Yet while the themes addressed on Half the City are strikingly contemplative, even occasionally solemn, the listener never fails to get the impression the band is having a really, really good time. Their grooves are so tight-fitting, the rhythmic hits so huge, that it’s hard not to picture them playing through each song together smiling ear to ear. The “Broken Bones sound” is at once heartfelt and highly intelligent, methodical yet playful. Each song is crafted and performed in a way that allows each player to shine without overstepping one another or Janeway’s stunning vocals.
Put concisely, they rock.
Five days ago, when St. Paul and the Broken Bones played “Call Me” on The Late Show with David Letterman, the iconic talk show host introduced the band by proclaiming, “The first time I heard this song, I was screaming til I cried.” The audience responded with an emphatic chorus of understanding laughter. Letterman’s adulation, par for the talk-show-host course, sounds half-joking; he nearly shouts it, partly for emphasis and partly to overcome the roar of the audience. Yet it’s clear from his expression that the message is genuine. He continues, enjoining the band, “Seriously, I want this to be like the first time.” And he does mean it seriously.
Grinning, seemingly unfazed by Letterman’s flattery, Paul Janeway chuckles in response, hands relaxed in the pockets of his tuxedo pants. Letterman continues, “If I don’t get that [first-time feeling], I’m gonna stop the show”–a threat delivered with a straight face and met with a peal of laughter from the audience. But Janeway seems utterly impervious. He smiles: “Absolutely.” Apparently he’s comfortable enough to toss his own good-natured jokes of agreement right back at Letterman. Then the pressure comes on: “You know I’m retiring soon, so do it for me,” Letterman urges. “Maybe if I told you I was dying.” The crowd explodes, but Janeway simply beams again. “Alright. Let’s do it.”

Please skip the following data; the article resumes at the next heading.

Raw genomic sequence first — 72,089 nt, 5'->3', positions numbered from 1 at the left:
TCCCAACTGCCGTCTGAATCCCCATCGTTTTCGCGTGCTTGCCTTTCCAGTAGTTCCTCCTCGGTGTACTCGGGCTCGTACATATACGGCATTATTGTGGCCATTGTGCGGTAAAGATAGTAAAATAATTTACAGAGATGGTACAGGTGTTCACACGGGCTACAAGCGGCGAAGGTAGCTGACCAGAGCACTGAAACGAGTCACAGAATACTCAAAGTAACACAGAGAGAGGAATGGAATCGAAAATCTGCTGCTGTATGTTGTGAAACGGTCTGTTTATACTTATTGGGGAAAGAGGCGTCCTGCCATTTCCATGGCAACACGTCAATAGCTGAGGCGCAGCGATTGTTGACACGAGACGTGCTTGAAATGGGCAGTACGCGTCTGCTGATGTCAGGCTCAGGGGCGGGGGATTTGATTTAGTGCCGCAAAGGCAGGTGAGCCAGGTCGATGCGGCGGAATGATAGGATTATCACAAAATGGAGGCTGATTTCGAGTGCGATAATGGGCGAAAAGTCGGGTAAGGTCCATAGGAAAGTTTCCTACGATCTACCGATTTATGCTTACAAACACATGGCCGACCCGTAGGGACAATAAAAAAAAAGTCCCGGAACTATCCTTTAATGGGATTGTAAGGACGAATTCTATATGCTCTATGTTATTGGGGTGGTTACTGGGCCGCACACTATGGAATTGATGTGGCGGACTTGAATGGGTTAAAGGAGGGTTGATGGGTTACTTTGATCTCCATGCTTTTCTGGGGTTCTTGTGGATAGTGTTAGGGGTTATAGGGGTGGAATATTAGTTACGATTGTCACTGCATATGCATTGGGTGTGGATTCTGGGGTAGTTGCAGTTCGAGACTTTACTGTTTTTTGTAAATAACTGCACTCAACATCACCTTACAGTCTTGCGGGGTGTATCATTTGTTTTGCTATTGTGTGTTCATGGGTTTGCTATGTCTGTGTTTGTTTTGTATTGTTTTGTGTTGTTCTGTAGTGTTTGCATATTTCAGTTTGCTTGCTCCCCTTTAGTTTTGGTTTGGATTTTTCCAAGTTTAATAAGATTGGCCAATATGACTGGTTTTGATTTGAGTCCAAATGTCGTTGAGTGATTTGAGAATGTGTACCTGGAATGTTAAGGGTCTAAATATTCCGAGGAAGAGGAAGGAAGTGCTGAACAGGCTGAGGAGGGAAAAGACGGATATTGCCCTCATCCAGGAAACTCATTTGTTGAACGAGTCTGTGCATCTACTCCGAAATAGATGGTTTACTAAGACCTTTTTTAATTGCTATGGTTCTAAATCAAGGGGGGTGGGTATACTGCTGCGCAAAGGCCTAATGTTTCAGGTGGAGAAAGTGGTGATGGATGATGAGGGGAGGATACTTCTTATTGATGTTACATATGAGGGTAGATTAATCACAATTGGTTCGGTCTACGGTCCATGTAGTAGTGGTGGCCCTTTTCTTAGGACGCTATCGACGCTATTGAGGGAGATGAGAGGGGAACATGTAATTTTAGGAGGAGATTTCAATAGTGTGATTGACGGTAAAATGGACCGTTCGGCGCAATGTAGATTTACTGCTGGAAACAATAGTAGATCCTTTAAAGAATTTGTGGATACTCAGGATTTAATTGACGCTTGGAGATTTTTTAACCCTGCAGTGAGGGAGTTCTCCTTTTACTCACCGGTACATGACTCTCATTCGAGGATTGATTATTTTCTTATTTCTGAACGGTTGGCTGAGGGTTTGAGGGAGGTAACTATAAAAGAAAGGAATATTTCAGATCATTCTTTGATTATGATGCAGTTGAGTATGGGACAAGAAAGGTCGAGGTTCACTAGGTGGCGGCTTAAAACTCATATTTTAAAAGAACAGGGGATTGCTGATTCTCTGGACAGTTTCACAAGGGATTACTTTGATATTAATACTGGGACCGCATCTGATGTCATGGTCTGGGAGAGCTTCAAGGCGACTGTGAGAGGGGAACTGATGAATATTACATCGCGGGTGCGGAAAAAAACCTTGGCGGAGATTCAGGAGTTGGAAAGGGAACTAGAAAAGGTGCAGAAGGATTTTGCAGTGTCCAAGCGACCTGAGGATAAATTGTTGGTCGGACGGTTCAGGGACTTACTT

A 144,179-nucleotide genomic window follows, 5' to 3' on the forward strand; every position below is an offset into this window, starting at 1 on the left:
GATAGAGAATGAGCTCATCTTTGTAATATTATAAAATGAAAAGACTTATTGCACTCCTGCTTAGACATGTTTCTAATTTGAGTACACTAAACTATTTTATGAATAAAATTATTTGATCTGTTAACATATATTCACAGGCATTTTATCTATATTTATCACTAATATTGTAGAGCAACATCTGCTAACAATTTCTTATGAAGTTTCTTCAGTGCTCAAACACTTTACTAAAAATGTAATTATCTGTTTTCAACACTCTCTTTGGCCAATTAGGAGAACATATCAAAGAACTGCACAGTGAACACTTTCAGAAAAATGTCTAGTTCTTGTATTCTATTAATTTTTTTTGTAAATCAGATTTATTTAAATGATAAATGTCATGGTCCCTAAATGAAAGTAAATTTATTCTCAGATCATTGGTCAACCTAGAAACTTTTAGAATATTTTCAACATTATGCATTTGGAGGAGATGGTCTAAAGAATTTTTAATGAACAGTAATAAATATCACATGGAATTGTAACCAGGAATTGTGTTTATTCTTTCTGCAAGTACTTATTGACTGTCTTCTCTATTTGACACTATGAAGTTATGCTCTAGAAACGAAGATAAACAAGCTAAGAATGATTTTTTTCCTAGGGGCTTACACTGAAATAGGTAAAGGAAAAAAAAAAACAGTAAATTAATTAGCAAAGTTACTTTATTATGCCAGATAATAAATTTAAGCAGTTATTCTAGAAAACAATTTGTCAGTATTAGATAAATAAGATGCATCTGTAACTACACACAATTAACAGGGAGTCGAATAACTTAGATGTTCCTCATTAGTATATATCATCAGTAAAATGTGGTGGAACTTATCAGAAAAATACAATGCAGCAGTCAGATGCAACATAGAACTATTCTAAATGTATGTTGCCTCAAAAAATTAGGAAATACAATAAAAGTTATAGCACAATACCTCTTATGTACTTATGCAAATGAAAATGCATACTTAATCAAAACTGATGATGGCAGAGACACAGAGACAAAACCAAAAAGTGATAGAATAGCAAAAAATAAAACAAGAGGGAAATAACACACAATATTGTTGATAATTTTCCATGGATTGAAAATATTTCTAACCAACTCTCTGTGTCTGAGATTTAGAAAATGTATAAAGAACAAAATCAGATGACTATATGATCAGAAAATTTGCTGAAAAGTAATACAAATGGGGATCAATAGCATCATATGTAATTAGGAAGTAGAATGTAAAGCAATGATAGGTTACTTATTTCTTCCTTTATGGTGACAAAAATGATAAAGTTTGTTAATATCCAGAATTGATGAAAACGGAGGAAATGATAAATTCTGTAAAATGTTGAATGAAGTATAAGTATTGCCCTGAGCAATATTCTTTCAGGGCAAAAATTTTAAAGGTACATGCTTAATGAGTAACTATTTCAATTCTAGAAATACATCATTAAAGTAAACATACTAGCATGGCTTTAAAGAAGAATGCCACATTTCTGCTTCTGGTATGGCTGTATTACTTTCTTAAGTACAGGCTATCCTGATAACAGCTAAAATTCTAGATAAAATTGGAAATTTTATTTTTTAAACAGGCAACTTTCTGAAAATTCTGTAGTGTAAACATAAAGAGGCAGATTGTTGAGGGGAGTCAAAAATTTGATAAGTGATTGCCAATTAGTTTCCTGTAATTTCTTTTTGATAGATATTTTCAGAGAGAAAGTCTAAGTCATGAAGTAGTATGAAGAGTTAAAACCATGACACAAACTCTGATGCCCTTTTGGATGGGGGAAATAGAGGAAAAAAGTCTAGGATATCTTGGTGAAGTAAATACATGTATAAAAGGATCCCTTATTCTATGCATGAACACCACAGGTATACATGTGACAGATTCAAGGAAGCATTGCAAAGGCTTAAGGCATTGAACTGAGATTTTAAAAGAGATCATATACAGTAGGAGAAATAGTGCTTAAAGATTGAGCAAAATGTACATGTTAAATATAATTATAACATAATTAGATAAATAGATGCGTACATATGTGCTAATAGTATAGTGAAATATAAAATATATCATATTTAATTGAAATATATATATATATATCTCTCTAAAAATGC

On stage, Janeway is a natural: he was born to sing (not to dance), yet his movements are effortless. The performance includes a host of emotive arm and hand gestures, big steps on the big hits, some sliding from left to right. He switches the mic easily from hand to hand. It’s clear this environment is where Janeway is most comfortable. It’s where he belongs. His passion, personality and sense of humor blend easily on stage to create an engaging performance that adds a new depth to the stories he weaves so expertly throughout the record. It’s a theme that defines St. Paul and the Broken Bones for all forty minutes of Half the City, start to finish: we can address, even attack, our woes with vivaciousness. We can use music as a conduit for the notion of hope. And we can perform our songs with an unshakeable sense of faith and–perhaps most importantly–fun.
KSTO can’t wait to hear what they do next.
Zaq Baker serves KSTO as Program Director. He is a senior English and Environmental Studies major. He can be reached at firstname.lastname@example.org.